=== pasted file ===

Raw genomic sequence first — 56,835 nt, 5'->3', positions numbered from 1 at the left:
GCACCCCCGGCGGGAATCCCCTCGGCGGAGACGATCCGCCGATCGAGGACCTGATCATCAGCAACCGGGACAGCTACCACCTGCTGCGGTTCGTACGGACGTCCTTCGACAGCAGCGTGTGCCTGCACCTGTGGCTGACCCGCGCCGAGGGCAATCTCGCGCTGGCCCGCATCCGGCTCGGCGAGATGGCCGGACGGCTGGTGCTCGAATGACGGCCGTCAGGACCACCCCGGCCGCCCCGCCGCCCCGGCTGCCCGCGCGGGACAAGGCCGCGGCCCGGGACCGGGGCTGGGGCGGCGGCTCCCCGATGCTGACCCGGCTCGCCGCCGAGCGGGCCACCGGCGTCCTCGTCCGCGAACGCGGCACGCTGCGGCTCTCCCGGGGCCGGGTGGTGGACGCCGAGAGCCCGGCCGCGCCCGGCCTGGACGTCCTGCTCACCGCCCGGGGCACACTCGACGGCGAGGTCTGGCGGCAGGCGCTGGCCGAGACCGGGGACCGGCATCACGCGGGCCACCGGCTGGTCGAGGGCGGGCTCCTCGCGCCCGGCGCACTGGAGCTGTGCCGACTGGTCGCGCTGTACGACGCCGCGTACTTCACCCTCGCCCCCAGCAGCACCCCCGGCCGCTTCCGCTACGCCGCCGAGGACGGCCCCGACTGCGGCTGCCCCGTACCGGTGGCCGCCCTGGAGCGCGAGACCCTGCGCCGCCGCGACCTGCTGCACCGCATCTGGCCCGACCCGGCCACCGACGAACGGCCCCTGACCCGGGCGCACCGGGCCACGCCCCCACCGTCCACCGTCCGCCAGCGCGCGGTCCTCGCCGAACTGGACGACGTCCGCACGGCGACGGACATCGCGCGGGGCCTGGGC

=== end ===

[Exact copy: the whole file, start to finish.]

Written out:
Raw genomic sequence first — 56,835 nt, 5'->3', positions numbered from 1 at the left:
GCACCCCCGGCGGGAATCCCCTCGGCGGAGACGATCCGCCGATCGAGGACCTGATCATCAGCAACCGGGACAGCTACCACCTGCTGCGGTTCGTACGGACGTCCTTCGACAGCAGCGTGTGCCTGCACCTGTGGCTGACCCGCGCCGAGGGCAATCTCGCGCTGGCCCGCATCCGGCTCGGCGAGATGGCCGGACGGCTGGTGCTCGAATGACGGCCGTCAGGACCACCCCGGCCGCCCCGCCGCCCCGGCTGCCCGCGCGGGACAAGGCCGCGGCCCGGGACCGGGGCTGGGGCGGCGGCTCCCCGATGCTGACCCGGCTCGCCGCCGAGCGGGCCACCGGCGTCCTCGTCCGCGAACGCGGCACGCTGCGGCTCTCCCGGGGCCGGGTGGTGGACGCCGAGAGCCCGGCCGCGCCCGGCCTGGACGTCCTGCTCACCGCCCGGGGCACACTCGACGGCGAGGTCTGGCGGCAGGCGCTGGCCGAGACCGGGGACCGGCATCACGCGGGCCACCGGCTGGTCGAGGGCGGGCTCCTCGCGCCCGGCGCACTGGAGCTGTGCCGACTGGTCGCGCTGTACGACGCCGCGTACTTCACCCTCGCCCCCAGCAGCACCCCCGGCCGCTTCCGCTACGCCGCCGAGGACGGCCCCGACTGCGGCTGCCCCGTACCGGTGGCCGCCCTGGAGCGCGAGACCCTGCGCCGCCGCGACCTGCTGCACCGCATCTGGCCCGACCCGGCCACCGACGAACGGCCCCTGACCCGGGCGCACCGGGCCACGCCCCCACCGTCCACCGTCCGCCAGCGCGCGGTCCTCGCCGAACTGGACGACGTCCGCACGGCGACGGACATCGCGCGGGGCCTGGGC